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Quotes of the Day

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June 29,

“If my aid gets taken away, I would be forced into a nursing home and just die.”

– Lori Taylor of Norman, one of nine disability advocates who met with Sen. Lankford’s office on Wednesday to voice their opposition to the Senate Republican health bill, which would deeply cut the Medicaid-funded care many people with disabilities rely on (Source)

June 28,

“In the end, the fact of the matter remains that we have a structural problem in how we budget our state money. We have to fix the structural problems we have and look at our revenue streams.”

–  Gov. Fallin, speaking at a Tulsa Regional Chamber luncheon on Tuesday (Source)

June 27,

“If you ask any family with a (developmentally disabled) child, we’re just doing what we have to do to make life good. We do everything we can, but we can’t do it all. I could not work if (my daughter) didn’t have support. Families will do their part, but they can’t do it all.”

-Wanda Felty, an advocate and parent of a 28-year-old developmentally disabled daughter on the more than 7,500 Oklahomans on a decade-long waiting list for home- and community-based servicess (Source)

June 26,

“Teachers say the reason they leave the profession is that they don’t feel supported. We wouldn’t expect to go to a physician who has no training and no experience and say, ‘You know, here’s somebody who just loves people.’ We’d know that wasn’t best practice, and we wouldn’t stand for that.”

– Oklahoma Superintendent for Public Instruction Joy Hofmeister speaking to the state board of education before they vote on a record number of emergency teacher certifications (Source)

June 23,

“Put me down as a solid undecided.”

– Oklahoma Senator James Lankford on the Senate Republican health care bill unveiled on Thursday. The bill would scale back financial help and consumer protections in the Affordable Care Act while fundamentally restructuring and deeply cutting Medicaid (Source)

June 22,

“When I was a provost at UCO in 2002, about 60 percent of our budget came from state appropriations. This year, it’s at 22 percent. The burden, the responsibility, has been shifted to the student. If they’re young, the student’s family.”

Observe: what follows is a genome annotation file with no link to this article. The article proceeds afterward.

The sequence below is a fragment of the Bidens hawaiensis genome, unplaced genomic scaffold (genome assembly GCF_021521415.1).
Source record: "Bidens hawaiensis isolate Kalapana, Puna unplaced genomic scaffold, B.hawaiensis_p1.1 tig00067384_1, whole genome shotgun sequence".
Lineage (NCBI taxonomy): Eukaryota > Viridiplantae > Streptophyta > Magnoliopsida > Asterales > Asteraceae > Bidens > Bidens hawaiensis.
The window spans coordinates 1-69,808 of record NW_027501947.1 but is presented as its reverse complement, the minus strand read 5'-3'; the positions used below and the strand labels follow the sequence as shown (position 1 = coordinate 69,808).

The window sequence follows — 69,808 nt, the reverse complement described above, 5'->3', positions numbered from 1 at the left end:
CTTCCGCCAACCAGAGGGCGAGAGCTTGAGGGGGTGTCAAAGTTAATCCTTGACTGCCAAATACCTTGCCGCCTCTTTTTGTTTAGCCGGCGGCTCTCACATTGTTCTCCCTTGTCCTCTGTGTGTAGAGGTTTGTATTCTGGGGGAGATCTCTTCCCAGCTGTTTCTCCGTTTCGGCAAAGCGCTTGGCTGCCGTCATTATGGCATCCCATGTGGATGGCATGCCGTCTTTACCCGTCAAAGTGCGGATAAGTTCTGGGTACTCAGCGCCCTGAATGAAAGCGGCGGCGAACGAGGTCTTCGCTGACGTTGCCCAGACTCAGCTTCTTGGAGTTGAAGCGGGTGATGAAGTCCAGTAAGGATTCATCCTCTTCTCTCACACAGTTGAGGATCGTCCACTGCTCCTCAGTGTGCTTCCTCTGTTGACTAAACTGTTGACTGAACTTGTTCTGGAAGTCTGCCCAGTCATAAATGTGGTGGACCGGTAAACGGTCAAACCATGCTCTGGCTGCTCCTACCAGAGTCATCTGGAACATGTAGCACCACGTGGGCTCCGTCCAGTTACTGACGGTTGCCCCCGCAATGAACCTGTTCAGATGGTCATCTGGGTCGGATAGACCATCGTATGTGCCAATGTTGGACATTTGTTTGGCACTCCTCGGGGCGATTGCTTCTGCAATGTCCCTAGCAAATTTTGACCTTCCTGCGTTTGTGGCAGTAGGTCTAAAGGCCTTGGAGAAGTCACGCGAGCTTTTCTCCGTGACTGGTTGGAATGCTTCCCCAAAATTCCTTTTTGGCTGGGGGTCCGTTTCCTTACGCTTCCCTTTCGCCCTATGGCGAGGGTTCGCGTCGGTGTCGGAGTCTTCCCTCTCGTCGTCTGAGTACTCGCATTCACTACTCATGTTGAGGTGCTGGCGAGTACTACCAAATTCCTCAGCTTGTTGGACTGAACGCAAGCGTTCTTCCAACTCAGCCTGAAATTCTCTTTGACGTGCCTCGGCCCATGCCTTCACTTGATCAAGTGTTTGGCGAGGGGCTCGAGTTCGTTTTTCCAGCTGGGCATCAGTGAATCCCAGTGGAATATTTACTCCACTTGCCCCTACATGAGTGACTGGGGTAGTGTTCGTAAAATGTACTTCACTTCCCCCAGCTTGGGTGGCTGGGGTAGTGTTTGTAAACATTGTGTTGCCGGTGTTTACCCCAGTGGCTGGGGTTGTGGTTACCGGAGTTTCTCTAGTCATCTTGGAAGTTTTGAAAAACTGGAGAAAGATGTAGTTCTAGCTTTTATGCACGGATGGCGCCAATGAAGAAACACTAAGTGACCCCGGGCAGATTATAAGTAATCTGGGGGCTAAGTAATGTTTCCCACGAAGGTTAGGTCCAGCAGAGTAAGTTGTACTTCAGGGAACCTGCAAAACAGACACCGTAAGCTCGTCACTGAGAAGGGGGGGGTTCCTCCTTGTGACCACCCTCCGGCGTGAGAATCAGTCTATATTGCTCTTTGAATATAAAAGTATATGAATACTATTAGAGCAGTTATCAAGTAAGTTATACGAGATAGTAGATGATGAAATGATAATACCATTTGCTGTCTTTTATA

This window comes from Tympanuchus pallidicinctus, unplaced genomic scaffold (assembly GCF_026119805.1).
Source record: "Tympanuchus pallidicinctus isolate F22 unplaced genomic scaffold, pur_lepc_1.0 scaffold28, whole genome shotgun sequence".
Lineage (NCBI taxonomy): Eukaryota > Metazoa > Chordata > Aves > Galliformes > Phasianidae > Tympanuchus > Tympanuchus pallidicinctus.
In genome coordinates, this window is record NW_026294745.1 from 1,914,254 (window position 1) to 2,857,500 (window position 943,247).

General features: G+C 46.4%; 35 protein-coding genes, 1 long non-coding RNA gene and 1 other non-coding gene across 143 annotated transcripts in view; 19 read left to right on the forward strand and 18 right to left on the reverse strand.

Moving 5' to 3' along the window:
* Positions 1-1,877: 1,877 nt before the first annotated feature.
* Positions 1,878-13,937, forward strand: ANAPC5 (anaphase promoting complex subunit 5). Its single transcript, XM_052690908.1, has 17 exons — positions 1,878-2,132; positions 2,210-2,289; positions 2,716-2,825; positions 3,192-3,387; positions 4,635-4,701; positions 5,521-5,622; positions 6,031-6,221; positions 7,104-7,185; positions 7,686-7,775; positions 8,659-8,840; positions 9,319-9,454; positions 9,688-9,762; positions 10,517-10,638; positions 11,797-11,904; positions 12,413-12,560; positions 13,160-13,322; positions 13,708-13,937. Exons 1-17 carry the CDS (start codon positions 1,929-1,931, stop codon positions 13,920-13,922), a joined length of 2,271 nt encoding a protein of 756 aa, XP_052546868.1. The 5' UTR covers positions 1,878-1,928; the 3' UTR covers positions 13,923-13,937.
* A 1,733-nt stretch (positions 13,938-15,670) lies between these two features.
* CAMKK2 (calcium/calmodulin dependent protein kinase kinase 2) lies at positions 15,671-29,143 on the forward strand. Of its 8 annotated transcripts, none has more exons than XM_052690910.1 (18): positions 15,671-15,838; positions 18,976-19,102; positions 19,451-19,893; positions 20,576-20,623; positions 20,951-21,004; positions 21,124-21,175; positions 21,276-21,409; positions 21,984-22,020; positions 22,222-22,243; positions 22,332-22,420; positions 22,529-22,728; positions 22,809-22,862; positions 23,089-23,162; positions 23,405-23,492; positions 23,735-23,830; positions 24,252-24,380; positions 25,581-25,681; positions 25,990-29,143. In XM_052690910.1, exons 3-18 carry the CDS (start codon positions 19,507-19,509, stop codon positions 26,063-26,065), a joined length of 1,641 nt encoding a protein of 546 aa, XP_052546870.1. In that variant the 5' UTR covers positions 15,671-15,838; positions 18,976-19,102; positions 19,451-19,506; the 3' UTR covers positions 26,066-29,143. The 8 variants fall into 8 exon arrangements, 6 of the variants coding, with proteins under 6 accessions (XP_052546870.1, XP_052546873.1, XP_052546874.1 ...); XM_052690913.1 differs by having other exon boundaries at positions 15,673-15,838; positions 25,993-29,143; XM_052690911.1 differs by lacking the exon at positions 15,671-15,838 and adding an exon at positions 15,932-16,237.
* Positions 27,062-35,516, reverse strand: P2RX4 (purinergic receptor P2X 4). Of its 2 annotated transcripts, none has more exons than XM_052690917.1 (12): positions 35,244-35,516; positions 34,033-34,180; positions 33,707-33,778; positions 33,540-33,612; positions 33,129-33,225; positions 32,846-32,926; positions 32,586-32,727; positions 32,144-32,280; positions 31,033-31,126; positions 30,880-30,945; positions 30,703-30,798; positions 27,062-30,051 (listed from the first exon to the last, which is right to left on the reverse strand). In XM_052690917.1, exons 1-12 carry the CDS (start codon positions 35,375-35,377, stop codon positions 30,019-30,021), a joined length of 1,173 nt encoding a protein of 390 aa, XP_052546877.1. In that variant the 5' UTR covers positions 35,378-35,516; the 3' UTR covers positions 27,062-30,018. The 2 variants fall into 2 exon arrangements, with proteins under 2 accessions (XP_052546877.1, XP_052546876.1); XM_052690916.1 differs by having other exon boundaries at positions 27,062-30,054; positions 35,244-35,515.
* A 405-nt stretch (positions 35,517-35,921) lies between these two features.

– Don Betz, president of the University of Central Oklahoma (Source)

June 21,

“There are costs and there are trade-offs when we face such a budgetary situation. My concern is that we are risking the future of our state when we underinvest in the education of the next generation, underinvest to the point that we are the very bottom state in both common education and higher education.”

– OU President David Boren, announcing a 5 percent tuition increase as the university deals with further budget cuts (Source)

June 20,

“That is a huge jump. I think that part of it is because we had students that rolled over from last year that were already homeless [and] hopefully, better identification within the schools.”

Kathy Brown, the homeless education coordinator for the Oklahoma City public schools, where the number of identified homeless students jumped from 3,600 in 2016 to more than 5,400 this past year (Source)

June 19,

“I was very disappointed. There is a lot of expense in criminal justice. We spent $1.3 billion this year on prisons, and we are incarcerating so many people – a majority of them non-violent. I couldn’t believe those bills got hung up in committee and it kind of made everybody upset. Those bills could save us tens of millions of dollars in the coming years.”

-Sen. Dewayne Pemberton (R-Muskogee) speaking about the Criminal Justice Reform Task Force bills that did not pass the legislature this year (Source)

June 16,

“It is likely we’ll be back here next spring talking about a crisis. Unless we change our method of governing and leading, that will most likely happen. My hope is legislative leaders get together this fall, create a plan and pass that next February instead of waiting until May.”

– Shawn Hime, executive director of the Oklahoma State School Boards Association, on education funding in Oklahoma (Source)

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